Friday, February 4, 2011
Karintha and Dusk/Dust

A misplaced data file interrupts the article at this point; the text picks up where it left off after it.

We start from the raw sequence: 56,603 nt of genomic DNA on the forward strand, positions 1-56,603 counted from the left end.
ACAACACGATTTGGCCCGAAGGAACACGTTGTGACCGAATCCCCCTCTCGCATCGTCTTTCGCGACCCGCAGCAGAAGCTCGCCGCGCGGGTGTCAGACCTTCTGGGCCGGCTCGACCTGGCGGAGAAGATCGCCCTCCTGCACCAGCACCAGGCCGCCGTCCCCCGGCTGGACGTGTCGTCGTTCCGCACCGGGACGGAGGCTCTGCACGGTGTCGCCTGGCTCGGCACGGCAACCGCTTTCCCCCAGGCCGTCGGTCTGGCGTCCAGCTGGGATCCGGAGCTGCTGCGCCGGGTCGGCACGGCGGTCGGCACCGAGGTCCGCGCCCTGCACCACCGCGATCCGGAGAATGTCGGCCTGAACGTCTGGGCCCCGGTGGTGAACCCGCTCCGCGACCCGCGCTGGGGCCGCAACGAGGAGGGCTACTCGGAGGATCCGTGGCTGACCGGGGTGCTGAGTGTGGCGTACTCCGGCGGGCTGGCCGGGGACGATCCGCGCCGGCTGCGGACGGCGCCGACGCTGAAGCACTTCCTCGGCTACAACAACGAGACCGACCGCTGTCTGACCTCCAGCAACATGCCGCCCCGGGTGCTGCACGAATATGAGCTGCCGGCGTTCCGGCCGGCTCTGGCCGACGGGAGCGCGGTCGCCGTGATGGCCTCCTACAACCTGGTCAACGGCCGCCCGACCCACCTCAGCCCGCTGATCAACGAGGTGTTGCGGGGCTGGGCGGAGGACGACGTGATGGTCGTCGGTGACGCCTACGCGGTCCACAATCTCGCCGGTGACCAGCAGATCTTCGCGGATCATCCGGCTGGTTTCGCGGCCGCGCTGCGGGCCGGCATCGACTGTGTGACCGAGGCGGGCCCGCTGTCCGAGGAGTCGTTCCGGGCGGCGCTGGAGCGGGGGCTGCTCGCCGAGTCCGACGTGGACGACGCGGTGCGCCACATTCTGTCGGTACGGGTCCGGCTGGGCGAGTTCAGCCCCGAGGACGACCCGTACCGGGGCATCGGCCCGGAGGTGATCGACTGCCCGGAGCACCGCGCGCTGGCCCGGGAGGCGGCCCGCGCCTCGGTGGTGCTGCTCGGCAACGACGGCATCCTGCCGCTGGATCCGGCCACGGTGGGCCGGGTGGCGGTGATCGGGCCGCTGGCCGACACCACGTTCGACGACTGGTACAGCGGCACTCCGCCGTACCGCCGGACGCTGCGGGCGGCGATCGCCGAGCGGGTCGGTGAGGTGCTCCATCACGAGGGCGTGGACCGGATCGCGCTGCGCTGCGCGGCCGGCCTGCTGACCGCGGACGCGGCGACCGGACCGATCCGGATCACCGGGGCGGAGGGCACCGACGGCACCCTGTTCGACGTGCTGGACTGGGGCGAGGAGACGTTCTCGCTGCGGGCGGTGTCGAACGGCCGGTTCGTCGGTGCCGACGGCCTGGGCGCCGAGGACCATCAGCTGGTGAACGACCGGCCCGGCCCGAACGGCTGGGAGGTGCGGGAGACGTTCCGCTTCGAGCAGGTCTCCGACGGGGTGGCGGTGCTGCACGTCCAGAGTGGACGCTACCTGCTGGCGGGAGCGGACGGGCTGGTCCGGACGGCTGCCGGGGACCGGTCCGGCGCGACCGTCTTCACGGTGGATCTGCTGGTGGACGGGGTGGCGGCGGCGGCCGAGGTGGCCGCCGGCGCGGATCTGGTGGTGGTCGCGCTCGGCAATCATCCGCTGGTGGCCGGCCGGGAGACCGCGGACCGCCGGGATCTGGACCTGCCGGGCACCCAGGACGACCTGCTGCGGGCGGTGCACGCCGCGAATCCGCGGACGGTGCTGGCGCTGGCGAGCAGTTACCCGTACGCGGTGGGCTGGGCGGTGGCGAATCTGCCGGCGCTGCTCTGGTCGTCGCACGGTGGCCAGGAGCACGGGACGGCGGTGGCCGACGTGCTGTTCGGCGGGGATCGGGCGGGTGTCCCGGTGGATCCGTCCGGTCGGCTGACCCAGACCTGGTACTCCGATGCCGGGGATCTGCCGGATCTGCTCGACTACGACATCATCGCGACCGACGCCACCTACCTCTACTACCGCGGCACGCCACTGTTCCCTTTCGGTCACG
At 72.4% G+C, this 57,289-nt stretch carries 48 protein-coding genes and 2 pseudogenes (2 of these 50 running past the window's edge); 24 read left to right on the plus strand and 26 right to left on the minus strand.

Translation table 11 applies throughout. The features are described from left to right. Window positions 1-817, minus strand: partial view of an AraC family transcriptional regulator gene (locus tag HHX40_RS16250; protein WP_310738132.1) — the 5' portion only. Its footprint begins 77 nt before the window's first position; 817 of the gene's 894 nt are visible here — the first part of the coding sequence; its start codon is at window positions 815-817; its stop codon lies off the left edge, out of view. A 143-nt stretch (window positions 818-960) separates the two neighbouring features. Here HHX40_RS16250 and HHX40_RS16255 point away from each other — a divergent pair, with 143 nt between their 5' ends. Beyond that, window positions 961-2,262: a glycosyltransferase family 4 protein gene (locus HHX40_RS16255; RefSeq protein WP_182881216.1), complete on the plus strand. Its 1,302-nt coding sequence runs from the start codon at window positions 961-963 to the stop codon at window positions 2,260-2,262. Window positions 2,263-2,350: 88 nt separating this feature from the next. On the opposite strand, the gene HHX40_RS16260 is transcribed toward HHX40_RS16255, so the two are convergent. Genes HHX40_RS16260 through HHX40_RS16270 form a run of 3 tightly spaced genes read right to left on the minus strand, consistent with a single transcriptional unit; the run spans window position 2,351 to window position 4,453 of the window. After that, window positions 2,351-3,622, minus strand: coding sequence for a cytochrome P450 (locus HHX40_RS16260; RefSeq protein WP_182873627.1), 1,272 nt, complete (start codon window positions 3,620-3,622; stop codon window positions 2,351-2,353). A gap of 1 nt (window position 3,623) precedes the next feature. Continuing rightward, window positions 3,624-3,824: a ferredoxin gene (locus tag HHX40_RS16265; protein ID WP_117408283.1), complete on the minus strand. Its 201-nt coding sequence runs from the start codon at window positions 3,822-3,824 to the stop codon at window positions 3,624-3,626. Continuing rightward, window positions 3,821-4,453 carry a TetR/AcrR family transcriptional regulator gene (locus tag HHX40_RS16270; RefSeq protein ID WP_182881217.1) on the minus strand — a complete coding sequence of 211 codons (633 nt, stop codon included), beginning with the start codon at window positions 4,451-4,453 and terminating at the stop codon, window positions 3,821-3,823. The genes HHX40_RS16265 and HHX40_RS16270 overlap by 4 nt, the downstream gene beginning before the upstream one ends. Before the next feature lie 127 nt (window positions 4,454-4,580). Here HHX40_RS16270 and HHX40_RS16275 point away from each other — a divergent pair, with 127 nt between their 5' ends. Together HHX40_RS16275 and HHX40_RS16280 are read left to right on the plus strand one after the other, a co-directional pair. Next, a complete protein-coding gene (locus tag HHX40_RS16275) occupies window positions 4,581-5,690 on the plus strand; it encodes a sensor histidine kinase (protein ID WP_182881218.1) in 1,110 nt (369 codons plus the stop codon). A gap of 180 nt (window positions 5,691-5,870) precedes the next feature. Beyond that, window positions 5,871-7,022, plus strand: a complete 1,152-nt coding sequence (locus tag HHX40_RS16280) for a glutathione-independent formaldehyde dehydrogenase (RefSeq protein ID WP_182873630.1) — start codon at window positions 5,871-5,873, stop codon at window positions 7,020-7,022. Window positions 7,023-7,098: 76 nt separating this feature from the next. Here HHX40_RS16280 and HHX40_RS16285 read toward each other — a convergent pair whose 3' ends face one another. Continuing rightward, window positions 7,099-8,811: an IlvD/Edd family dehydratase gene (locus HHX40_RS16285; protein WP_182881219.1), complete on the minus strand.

So, in reading Karintha I immediately noticed the number of times Toomer uses "dusk" or "dust" in both the stanzas and the many narrative. From my initial count, Toomer uses dusk or dust TWELVE times, so to me that means these words must have some importance, either that or Toomer just really likes the word. In the most basic of explanations, Karintha's skin is described as having the same color as the horizon at dusk. This description brings to mind a darker reddish hue, which to me suggests that she is not from a completely African-American ancestery and perhaps her parents were of mixed descent. However, in evoking dusk as a color of the sunrise, I cant help but think that the act of the sun setting must itself have some sort of signficance as well. Is Toomer trying to suggest that Karintha somehow suggests the beginning? Dusk on the eastern horizon could mean two things: the color of the eastern sky at surnise, or perhaps the reflection of the sun setting in the western sky. Any thoughts, fellow critics?